Outright Vermont & LGBTQ+ Youth Battle Doom & Gloom
In an era when doom and gloom dominate the headlines, Outright Vermont has a message for LGBTQ+ youth: find the queer joy.
Vermont youth who are queer or other-gendered stand at the intersection of two groups struggling with mental health challenges. The combination increases risk of serious concerns, and this shows up in mental health stats. But that narrative doesn’t capture the breadth of what’s happening in LGBTQ+ young people.
David Glidden is the statewide support coordinator for Outright Vermont, a 30-year-old organization serving Vermont youth 19 and under. He is the primary “youth-facing” advocate at the agency, meaning he works directly with young people. Support group facilitator, program developer and conference planner are among his roles. His finger is on the pulse of the youth LGBTQ+ community across the Green Mountains.
Not All Doom and Gloom
Vermont youth “are well aware” of the depressing statistics and stream of negative stories about their community, Glidden says. But it’s only one piece of the picture. “It’s easy to grab onto one narrative and miss the other threads that are out there. The narrative is often really depressing for LGBTQ+, and it disguises the real picture of these incredibly resilient youth,” Glidden says.
From the front lines of being young and queer in Vermont, he tells a different story. It’s a story that celebrates joy and resilience. A story of helping someone you just met in group get through a panic attack with breathing exercises. A story of LGBTQ+ “elders” joining at the bandstand in Lyndonville to support the next generation.
Just bringing the community together creates opportunities for connection and joy. “The queer community in itself is incredibly healing,” Glidden says. “To be with friends and not have to explain your gender is incredibly healing. It’s about creating those spaces where queer joy and resilience arise organically.”
Advocating for LGBTQ+
With 30 years of advocacy work in Vermont – a pioneering state for LGBTQ+ rights – Outright Vermont is working throughout the state to build community, foster healing and create joy. Programs across Vermont include:
- Support groups for youth, including the popular Friday Night Group and Gender Creative Kids.
- Social support groups for parents, caregivers, foster parents, or other trusted adults
- Summer camp for LGBTQ+ youth
- Building social networking communities online via Discord, Minecraft, and other platforms
- “Day in the Park” socials with LGBTQ+ elders
- Affinity spaces for BIPOC, transmasculine, transfeminine, disabled, aromantic/asexual
- Supporting a broad network of middle- and high-school chapters of the Gender and Sexuality Alliance (GSA), including an annual summit attended by 600 students
Reaching Rural LGBTQ+
The pandemic has been a double-edged sword for the queer community, Glidden says. On the one hand, it has opened up their previously in-person support groups and peer-to-peer sessions to a much broader population. That has helped bring in youth from rural areas of the state that were previously unconnected. “Zoom makes it so much more accessible for rural kids,” Glidden says. “I just can’t imagine that there are many folks in rural areasrurally where that community exists in the same way.”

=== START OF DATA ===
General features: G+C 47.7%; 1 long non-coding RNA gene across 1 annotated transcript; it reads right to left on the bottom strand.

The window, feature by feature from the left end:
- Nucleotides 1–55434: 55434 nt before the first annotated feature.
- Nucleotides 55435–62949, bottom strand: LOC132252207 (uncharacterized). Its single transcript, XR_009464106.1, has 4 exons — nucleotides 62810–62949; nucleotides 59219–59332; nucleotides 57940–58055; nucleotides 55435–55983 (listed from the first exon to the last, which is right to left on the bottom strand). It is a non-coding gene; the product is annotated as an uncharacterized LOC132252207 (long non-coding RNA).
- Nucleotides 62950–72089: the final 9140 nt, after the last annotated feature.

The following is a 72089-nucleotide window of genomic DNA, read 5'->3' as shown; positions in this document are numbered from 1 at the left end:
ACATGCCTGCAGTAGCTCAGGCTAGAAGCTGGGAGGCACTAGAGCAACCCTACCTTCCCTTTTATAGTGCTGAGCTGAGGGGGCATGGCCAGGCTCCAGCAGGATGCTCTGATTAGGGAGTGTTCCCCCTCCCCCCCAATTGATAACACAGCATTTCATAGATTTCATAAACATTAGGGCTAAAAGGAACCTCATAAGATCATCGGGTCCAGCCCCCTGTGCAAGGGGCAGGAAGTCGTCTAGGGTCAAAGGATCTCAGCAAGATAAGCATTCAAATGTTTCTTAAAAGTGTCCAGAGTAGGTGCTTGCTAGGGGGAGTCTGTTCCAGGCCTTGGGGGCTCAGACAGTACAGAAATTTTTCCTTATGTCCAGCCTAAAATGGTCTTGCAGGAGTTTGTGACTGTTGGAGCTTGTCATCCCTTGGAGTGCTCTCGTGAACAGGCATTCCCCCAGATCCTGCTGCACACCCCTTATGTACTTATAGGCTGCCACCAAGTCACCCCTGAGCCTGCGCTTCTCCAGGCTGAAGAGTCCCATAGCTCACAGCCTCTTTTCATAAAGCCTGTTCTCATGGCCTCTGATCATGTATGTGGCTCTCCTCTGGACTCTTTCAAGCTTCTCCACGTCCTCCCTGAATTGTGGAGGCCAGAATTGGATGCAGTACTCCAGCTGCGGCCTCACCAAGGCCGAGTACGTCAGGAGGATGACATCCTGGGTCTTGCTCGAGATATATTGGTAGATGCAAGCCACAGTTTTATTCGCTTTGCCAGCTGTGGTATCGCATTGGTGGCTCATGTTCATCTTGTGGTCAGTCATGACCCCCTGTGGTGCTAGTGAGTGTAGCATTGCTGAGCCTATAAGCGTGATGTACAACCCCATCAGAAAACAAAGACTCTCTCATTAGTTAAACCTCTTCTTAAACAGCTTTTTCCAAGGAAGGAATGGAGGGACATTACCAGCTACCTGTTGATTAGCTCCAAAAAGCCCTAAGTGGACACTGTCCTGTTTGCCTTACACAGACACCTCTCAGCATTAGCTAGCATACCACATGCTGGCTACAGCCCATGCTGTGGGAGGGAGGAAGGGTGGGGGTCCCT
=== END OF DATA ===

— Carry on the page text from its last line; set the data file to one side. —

Another benefit of the online experience is that “you can be in a group and be in your own space at the same time,” Glidden says. This allows kids to have more control over their environment and have available whatever self-soothing tools work for them. Outright intends to continue the option of virtual connection regardless of what happens with Covid.
“If the pandemic has taught us anything, it’s that community doesn’t look like just one thing,” Glidden says. “We’ve been able to find community in different ways through continued access to the communities we like.” It’s a “queering up” of the idea of community, he says, redefining it on young people’s own terms, just as youth culture has been doing for a while.
Learn More and Find LGBTQ+ Resources
Find out more about Outright Vermont’s programming and support groups, events, and news.
Outright Vermont’s Mental Health Resource Guide lists mental health counselors with experience working with LGBTQ+ clients.
The Pride Center (Outright Vermont’s sibling org for 18+) is a great local-to-Vermont source for all things LGBTQ+. The organization’s Vermont Diversity Health Project seeks to bridge people seeking healthcare to ”safe, affirming, supportive and effective healthcare providers.”
In the Burlington and Champlain Valley area, find resources at Spectrum VT Youth Services.
The Trevor Project is a highly rated source of support and information for LGBTQ+ youth, including short-term crisis counseling.
For more on helping young people navigate gender identity and sexual identification, read How to Support Kids Who Are Questioning fron the non-profit Child Mind Institute.
Blog written by Brenda Patoine on behalf of VCN/Vermont Care Partners for COVID Support Vermont, a grant funded by FEMA and the Vermont Department of Mental Health
Need to Talk?
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Find resources and tools for coping with stress at www.COVIDSupportVT.org.
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Find your local community mental health center by visiting Vermont Care Partners.
COVID Support VT is funded by the Substance Abuse and Mental Health Services Administration and Federal Emergency Management Agency, managed by Vermont’s Department of Mental Health, and administered by Vermont Care Partners, a statewide network of 16 non-profit community-based agencies providing mental health, substance use, and intellectual and developmental disability services and supports.